In the future I will cover DVDâ€™s with a more original perspective than this. I will focus more on such things as cover art, special features, worthwhile blu-ray expenditures, and the irreplaceable pleasures of owning a genuine DVD collection. Resist the internet revolution! However, today is a very special day in the realm of DVD releases. Today is a day that will likely go down in the books of history as just another, rather inconsequential Tuesday. But for those of us who dwell in the world of film blogs, such as each and every one of you reading this, today is a special day. Today we get the U.S. release of Red Riding.
Let us just pause and take a brief moment of silence to appreciate the wonderful service provided by IFCâ€¦ Amen to that! Moving on.
Red Riding is a rare work of art compiled by a group of genuinely talented artists and performers, one that was created outside of the traditional studio system with the goal to entertain and amaze, without aimlessly seeking financial gain. It is not even a film, or three films, or a mini-series; it is what it is. Call it what you like. I call it damn good.
To briefly escape my noticeable hype and over-exaggerated enthusiasm, this release has been a long wait and has not disappointed overall. The artwork and special features are rather generic, but certainly passable. The interviews are limited, and the deleted scenes are done in one long roll with no explanation or clarification of their context. But at this point, I would say that we are lucky at all to be seeing this in any way shape or form. For those who are not familiar with the Red Riding trilogyâ€™s growing legacy, here is the short version: Tony Grisoni (Fear and Loathing in Las Vegas) wrote a three film adaptation which was then taken into the hands of three different directors, produced by Revolution Films and aired on the British TV station, ChannelÂ 4. When it aired, it gained immediate praise, and ended up living a healthy festival circuit, where David ThompsonÂ infamously declared it to be â€œbetter than the Godfather.â€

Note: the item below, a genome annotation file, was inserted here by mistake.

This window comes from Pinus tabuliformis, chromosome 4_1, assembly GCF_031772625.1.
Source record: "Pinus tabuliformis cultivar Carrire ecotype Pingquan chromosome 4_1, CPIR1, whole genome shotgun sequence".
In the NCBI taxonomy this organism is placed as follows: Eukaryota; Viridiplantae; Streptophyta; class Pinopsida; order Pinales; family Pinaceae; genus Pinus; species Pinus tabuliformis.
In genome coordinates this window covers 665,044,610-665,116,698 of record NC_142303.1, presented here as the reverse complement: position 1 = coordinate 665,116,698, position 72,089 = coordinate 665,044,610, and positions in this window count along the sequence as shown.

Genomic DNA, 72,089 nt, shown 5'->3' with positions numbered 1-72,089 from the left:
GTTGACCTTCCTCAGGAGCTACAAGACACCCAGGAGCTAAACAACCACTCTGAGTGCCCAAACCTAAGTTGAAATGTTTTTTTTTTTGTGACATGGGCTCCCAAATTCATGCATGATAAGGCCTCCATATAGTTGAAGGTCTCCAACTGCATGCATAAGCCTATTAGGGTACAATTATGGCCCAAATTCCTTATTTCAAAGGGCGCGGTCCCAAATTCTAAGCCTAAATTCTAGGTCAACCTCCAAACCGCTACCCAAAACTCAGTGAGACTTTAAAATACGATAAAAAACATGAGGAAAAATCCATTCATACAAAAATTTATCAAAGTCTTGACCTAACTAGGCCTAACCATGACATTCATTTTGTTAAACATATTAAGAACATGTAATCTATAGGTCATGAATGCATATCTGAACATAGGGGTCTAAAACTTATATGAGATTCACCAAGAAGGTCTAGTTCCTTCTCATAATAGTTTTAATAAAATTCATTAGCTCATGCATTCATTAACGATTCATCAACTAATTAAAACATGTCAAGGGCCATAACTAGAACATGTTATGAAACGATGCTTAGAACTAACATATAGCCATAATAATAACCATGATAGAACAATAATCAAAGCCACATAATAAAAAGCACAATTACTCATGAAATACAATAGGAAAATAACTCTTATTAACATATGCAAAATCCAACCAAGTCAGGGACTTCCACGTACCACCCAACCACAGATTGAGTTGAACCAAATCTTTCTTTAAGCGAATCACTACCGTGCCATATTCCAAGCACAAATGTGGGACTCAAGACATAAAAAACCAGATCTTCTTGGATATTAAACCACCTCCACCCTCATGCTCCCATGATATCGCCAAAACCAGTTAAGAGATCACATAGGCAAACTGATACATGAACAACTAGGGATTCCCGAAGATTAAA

Earlier this year it found itsâ€™ way to British shelves, but gave no indication to a U.S. release. But here we are, with little warning, a great but quietly reserved accomplishment from the last decade can be welcomed into your home and added to the irreplaceable pleasures of your collection, the one you can show off to all of your friends, the one that looks much more impressive than a collection of files on a computer.
$5 Find of the Week!
Gotta love the five dollar bin at Wal-Mart, or wherever the hell else you shop! This week, I inexplicably got a text from someone in Tennessee who told me The Machinist, starring Christian Bale, was in the five dollar bin. Lo and behold, she speaks the truth! I have not ever seen this film, but if you have the desire to see Christian Bale experiencing unhealthy weight loss, check it out!
I held off starting this column last week as I judged that Film Miseryâ€™s readership would lack interest in The Break-Up Plan, but hey, whatever floats your boat, itâ€™s still available this week if youâ€™re inclined. On that note, the major releases for this week are Marmaduke, which is probably a classic by the standards of live action talking dog movies, and Why Did I Get Married Too, a sequel from cinematic auteur Tyler Perry. Â Look for those come Oscar season!
I fully take back what I wrote at the beginning about doing this differently in the future, I had way too much fun writing this and I hope you enjoyed reading it as well. Alas, this Tuesday is about to come and pass with little notice; help the cause! Comment away!